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Brain Rules presentation and another summer read

Found this great presentation at Presentation Zen today. A blog that every educator should read. We are…at are core presenters and this blog keeps you honest. Check out this presentation made specifically for the web on a book called Brian Rules. After watching this I’ve added it to my summer book list. Tags: books,...

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Create your online profile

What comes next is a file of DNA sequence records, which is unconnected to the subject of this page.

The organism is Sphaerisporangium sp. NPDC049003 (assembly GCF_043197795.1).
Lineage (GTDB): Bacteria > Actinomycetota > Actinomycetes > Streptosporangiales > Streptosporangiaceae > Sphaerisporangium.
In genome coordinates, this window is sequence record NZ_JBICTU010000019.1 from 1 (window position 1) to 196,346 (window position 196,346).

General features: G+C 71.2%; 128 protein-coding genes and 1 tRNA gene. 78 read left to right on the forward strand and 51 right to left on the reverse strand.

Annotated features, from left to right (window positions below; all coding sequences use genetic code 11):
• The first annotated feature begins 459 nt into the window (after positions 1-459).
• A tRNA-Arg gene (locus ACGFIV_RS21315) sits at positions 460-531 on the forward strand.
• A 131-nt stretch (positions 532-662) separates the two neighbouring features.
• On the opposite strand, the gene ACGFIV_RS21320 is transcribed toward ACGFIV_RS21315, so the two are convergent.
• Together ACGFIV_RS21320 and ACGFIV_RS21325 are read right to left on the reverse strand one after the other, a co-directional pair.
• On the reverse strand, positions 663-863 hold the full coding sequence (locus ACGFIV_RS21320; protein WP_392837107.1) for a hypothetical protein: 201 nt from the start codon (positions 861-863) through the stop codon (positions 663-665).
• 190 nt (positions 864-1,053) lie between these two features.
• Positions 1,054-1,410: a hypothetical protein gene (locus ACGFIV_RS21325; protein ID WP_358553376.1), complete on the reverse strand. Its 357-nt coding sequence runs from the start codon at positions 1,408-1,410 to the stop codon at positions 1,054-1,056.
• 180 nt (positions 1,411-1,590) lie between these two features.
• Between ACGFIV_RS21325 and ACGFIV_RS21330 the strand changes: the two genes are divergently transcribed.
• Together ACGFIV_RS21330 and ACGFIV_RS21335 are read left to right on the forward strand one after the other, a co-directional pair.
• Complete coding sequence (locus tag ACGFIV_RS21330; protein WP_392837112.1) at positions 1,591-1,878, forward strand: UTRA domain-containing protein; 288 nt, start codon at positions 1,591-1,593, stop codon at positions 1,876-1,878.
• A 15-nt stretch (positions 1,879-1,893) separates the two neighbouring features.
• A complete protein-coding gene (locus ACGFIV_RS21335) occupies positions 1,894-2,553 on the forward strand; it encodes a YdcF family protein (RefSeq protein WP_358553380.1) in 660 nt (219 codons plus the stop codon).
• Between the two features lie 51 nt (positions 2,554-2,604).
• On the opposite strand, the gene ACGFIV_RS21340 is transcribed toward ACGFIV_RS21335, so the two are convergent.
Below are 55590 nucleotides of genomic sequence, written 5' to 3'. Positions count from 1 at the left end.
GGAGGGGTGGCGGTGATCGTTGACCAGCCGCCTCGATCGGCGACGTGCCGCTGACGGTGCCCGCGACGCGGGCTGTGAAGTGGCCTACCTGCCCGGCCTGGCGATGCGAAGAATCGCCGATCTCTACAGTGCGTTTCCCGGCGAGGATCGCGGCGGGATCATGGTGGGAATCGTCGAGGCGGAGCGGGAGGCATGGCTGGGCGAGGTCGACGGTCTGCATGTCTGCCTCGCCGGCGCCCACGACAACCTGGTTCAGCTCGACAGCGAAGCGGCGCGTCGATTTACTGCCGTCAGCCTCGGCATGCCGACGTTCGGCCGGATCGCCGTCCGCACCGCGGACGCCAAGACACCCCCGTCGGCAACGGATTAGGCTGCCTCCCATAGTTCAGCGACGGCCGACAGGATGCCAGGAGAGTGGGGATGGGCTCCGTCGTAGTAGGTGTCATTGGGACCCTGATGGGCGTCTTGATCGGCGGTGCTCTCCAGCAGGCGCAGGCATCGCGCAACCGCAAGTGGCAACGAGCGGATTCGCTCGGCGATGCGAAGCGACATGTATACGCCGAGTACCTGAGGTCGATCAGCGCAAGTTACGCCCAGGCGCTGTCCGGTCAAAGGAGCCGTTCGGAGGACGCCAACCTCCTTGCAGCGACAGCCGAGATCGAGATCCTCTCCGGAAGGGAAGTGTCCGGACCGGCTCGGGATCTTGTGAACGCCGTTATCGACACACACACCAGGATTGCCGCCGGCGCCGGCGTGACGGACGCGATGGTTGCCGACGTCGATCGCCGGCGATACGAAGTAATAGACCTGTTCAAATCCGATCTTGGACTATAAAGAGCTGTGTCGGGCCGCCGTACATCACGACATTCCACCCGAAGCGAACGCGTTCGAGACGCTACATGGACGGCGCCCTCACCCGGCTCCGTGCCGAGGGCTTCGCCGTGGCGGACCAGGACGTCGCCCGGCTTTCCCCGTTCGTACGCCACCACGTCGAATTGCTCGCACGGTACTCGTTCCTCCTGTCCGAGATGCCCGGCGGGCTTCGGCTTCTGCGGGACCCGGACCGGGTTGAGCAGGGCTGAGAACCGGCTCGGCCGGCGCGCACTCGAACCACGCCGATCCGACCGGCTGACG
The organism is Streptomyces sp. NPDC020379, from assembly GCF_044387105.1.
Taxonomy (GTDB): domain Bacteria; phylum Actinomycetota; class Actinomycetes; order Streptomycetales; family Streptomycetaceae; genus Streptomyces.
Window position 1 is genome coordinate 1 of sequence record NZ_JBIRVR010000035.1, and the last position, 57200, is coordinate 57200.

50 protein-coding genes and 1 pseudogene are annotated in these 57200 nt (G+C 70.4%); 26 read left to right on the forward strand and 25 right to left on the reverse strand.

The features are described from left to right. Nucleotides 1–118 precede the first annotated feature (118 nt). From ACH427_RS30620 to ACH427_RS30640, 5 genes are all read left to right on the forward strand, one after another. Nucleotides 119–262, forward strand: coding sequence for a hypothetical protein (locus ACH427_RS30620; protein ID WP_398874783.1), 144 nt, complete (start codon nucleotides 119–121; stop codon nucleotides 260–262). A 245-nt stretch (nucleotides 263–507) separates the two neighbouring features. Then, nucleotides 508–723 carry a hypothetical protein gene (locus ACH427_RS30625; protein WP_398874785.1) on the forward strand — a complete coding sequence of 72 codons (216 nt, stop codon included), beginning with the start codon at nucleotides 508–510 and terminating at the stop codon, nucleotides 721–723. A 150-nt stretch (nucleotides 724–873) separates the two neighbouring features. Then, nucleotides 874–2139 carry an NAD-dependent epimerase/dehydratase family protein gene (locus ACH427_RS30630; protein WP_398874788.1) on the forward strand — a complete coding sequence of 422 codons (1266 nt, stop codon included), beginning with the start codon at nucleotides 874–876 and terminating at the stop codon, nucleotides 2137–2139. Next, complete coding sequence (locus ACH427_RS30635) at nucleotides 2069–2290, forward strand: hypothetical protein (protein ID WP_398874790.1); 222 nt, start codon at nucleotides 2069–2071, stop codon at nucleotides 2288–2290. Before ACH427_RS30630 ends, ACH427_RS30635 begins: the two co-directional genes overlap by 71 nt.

I had the honor Monday (and I do see it as an honor) to give a 40 minute presentations to the whole high school student body at my school (350+) plus teachers. It is by far the largest audience I’ve ever giving a presentation in front of and not an easy audience to start with. On top of that today marked the first day of spirit week so all 350+ students were wearing their PJs! I titled my presentation “Creating Your Online Profile: Who do you want to be?” The presentation was really about online safety and understanding social-networks. But you can’t call a presentation geared towards high schools ‘online safety’, so I decided to take a positive approach. High school kids have enough people telling them what not to do…they don’t need some geeky guy in blue jeans doing the same. So I wrapped the Internet safety message around a positive message about creating an online profile that works for you. I started off having the students define what makes a social-network social. I had them holler out what makes a social-network. Great responses: “Allows you to connect to people”, “Allows you to share pictures”, “Allows you to communicate”. From there I asked how many of them had a facebook profile. It was easily 98% of the student body. They all laughed looking around at each other with smirks on their face like “Yeah, that’s right…we’re the social-network generation!” Next I had the teachers stand up if they had a facebook profile. Those smirks turned to shock as about half the high school staff stood up. That social-network belongs to everyone! From there we talked about information flow and how in a connected web you can not control information. Links and connections are not always visible and once the information is out there you can not get it back. The best feedback from the students came from the use of this site: http://www.aharef.info/static/htmlgraph/ It takes the links from any website and turns them in to a visualization of how information flows from a site. We talked about creating an online profile that represents who you are, or who you want to be. We discussed the fact that our society at this moment in time really doesn’t know where to draw the line when it comes to what is private and what is public, what should be held against...